It was a gesture that felt like it had changed my whole night. I was feeling so much better. Finally I was sitting, I was in air conditioning, I was on my way home and there was someone sitting to the right of me who seemed to be in exactly the same place I was.
We rode like that for a few stops. Then we got the famous spot where the train operator would announce that we were either riding express or local. Express would get me home to my harlem apartment in about 15 minutes, local would be significantly longer. He and I both opened our eyes and turned down our headphones to hear this fatal announcement. The crackling voice came over the speakers and announced that we would be traveling express. We both smiled and turned to see the other’s reaction. It was kind of funny. Brief eye contact and a smile and then back to the land of headphones.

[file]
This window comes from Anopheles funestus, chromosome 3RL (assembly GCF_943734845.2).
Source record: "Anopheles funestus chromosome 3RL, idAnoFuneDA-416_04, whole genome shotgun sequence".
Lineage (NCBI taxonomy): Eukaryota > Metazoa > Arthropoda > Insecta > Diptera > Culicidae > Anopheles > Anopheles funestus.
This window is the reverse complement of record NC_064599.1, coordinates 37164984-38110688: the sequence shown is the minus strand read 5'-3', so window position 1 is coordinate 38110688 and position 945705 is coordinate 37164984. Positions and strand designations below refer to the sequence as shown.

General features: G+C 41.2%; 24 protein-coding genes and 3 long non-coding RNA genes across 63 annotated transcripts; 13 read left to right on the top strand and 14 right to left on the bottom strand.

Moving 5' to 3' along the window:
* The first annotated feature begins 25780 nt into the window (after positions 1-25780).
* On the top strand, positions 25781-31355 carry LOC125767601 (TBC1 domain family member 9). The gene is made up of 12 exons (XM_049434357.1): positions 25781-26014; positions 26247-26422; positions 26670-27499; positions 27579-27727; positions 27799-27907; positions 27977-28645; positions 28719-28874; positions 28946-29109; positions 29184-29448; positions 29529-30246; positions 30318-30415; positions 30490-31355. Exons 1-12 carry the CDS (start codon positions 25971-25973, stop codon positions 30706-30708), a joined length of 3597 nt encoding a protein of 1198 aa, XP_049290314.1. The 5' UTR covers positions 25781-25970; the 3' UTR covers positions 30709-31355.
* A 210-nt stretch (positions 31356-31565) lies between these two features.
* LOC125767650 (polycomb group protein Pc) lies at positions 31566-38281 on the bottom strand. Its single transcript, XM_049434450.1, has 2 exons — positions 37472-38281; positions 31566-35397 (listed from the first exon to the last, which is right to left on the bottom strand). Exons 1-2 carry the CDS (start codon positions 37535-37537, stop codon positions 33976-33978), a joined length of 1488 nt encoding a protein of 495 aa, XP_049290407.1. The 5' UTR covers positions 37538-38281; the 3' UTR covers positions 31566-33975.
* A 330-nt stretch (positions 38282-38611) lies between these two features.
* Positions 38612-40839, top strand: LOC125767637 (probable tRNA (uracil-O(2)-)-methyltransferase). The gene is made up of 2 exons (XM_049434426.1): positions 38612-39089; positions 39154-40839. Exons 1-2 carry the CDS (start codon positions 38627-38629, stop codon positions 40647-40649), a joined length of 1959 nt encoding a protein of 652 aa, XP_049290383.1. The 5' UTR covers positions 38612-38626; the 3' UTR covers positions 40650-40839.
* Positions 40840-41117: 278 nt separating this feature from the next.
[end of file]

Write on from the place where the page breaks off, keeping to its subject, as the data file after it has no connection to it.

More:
As we rode express to the far uptown area of Manhattan, I found myself imagining his arm around me and my head on his chest. It wasn’t that he was extremely good looking and I wasn’t imagining a crazy night in bed. It was a simple head on the shoulder and an arm around another. Seeking the comfort of another human being that knew how bad my night just was. And I felt in my mind that he was searching for the same thing. It was just the New York, “I have my headphones in don’t bother me” attitude that was keeping it tucked away. We both didn’t want to risk leaving the comfort of the calming music to find comfort in a stranger. But even without speaking we knew the other was there feeling the same way and that was enough.